The Life of the First Latina Astronaut


Bill Stafford - NASA - JSC

(Photo By: Bill Stafford)

Julissa Guevara-Lopez

Ellen Ochoa was the first person of Hispanic descent and first Latina Women in Space. Her life and accomplishments had inspired so many women and people of color to follow their dreams too and make headways in STEM, just as she did.

Ellen Ochoa was born May 10, 1958 and is currently 63 years-old. She was born in Los Angeles, California. Ochoa’s father worked at a Sears, and her mother stayed home to raise her and her four other siblings. Her fathers parents were from Sonora, Mexico, but her mother was from Oklahoma. Her parents got a divorce when she was in high school. This left her to spend more time with her mother. Her mother always knew that her kids needed a good education in order to be successful.

After graduating high school in 1975, she earned her Bachelor’s in Physics from San Diego State University (SDSU). She then got her master degree and doctorate in electrical engineering from Stanford University in 1981 and 1985. While she was a research engineer at Sandia National Laboratories and NASA Ames Research Center, she was able to investigate optical systems. Optical systems are used for information processing such as transmission of data and information, but they can also be used for sensing, recording, storage.

Ochoa applied to the NASA space program in 1985 and joined the program in 1988 as a research engineer at Ames Research Center. Then in 1990, she moved into the Johnson Space Center. There had been other women working in the Center for the past 12 years and a few male astronauts with a Hispanic heritage, but she was the first Hispanic woman. Ochoa was inspired by Sally Ride, who was the first woman to go into space. In 1990, NASA selected Ellen Ochoa to become an astronaut. She completed her astronaut training in July of 1991. In 1993, she served as a mission specialist aboard the STS-56 mission of the space shuttle Discovery. This made her the first Latina to go into space. This was only the beginning of her career as an astronaut. Ochoa was then a part of three other missions in 1994, 1999, and 2002. Her four missions added to a total of about 1,000 hours in orbit. Ochoa told the Harvard Gazette, “I felt like I was contributing to something larger than myself, that benefits people on Earth, and I was willing to take the risk.”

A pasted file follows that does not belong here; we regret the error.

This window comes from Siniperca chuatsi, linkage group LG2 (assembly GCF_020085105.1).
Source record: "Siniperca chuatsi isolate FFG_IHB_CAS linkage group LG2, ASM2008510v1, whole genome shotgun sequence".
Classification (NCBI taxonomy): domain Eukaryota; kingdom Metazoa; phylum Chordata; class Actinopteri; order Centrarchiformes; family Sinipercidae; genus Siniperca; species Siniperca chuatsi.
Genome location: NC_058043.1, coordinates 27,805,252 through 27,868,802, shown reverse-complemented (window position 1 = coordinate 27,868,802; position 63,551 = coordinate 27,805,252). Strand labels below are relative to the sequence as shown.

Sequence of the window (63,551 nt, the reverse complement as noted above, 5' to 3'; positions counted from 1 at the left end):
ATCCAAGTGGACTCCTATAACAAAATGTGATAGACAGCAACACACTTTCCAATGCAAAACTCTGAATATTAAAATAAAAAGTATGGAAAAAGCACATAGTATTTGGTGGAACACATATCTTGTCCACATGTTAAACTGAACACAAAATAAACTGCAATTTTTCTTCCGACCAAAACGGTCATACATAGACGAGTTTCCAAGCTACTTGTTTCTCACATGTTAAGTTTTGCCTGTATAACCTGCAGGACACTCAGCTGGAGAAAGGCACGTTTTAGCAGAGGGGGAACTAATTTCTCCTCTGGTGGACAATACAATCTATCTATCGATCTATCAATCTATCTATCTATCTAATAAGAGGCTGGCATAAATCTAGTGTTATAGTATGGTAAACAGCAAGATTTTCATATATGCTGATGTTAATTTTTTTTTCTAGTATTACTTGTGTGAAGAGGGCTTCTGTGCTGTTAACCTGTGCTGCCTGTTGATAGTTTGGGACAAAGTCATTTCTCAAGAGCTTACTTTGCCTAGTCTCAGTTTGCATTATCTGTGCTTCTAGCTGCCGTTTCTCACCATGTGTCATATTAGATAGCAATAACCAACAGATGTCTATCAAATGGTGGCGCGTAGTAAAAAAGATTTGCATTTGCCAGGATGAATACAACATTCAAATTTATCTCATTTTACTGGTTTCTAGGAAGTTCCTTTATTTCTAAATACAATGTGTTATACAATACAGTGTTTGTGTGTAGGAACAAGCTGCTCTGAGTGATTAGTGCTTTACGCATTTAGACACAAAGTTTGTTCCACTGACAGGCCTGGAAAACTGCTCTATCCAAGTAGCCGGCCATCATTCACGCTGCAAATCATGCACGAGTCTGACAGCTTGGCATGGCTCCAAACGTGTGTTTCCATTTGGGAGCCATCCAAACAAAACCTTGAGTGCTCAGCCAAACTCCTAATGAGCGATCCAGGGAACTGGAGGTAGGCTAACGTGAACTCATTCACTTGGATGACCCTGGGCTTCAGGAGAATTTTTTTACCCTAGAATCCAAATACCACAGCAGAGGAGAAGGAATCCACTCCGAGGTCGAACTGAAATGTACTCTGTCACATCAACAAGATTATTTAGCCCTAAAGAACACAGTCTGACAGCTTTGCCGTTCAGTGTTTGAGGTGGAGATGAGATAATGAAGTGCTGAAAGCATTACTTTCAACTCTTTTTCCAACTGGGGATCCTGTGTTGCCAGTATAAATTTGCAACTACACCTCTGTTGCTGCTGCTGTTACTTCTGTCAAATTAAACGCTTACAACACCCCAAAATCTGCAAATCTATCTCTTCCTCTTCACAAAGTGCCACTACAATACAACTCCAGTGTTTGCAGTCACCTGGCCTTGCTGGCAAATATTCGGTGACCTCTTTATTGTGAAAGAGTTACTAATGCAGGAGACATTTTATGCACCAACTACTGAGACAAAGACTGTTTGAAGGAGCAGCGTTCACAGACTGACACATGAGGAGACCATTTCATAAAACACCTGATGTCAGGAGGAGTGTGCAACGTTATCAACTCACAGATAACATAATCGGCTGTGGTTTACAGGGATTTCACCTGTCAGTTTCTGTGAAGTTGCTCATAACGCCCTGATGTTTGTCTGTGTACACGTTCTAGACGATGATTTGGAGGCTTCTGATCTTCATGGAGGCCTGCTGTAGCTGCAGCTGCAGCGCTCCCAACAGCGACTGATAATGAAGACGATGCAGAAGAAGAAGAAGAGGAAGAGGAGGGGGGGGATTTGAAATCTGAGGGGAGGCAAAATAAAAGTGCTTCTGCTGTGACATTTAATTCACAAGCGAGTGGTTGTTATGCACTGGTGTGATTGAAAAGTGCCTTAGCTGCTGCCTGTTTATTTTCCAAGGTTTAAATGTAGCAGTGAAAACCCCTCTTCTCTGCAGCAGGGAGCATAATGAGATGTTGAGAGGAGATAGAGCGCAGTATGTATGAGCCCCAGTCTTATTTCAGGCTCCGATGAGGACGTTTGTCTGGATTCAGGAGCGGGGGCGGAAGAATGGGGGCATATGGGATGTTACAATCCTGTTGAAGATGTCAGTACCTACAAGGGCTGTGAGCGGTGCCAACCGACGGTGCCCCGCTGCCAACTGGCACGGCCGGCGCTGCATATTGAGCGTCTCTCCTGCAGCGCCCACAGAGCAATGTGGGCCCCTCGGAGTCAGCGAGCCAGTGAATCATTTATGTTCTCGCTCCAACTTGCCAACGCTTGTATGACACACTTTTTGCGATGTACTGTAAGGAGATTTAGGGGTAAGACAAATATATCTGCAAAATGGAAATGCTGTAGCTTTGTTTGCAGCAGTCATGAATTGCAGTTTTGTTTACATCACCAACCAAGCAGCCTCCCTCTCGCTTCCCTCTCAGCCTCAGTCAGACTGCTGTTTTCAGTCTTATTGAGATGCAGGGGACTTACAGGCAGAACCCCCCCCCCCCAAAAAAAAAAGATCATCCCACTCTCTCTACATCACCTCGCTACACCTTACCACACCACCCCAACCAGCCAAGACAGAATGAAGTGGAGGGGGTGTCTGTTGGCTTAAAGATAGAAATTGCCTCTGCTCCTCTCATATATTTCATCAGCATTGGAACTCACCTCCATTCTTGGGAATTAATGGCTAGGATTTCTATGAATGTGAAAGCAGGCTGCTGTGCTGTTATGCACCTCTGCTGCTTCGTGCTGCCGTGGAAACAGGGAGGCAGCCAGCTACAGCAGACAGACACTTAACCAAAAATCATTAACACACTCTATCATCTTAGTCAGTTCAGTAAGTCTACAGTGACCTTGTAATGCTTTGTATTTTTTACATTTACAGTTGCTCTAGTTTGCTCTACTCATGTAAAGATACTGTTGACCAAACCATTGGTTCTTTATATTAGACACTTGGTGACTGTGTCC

In 2007, Ellen Ochoa retired as an astronaut. She then started working at The Johnson Space Center as the first deputy director and then as the 11th director. Ochoa was the first ever Hispanic and the second woman to hold the position as director. She served as the director from 2013 to 2018. During that time, she was able to do multiple research and exploration projects, such as the first Orion flight test. CNBC interviewed her and she said, “I did get some discouragement” and “I can’t always say whether it was because of my Hispanic background or because I was a woman, because people don’t actually tell you.” Trying to become an astronaut in the 90s and as a Hispanic woman, she was faced sexism, racism, and a lack of other women role models. In response to being asked if she was the only woman in her classes, she said, “I was the only woman. In others, maybe one of two or four. I can only remember one class with more than that.” In the interview, she also talked about how her professor, who worked in the electrical engineering department at SDSU, made it very clear to Ochoa that he did not want her in his department. She finished by noting how, “That’s a pattern I saw throughout graduate school and early in my career: I would run into people who didn’t think I should be there, but also other people who were really supportive.” 

Now, Ellen Ochoa is vice chair of National Science Board (NSB) and she is married to Coe Miles and has two sons. Overall, Ochoa has been able to impact younger women who want to get into STEM occupations and Hispanics who want to make a difference.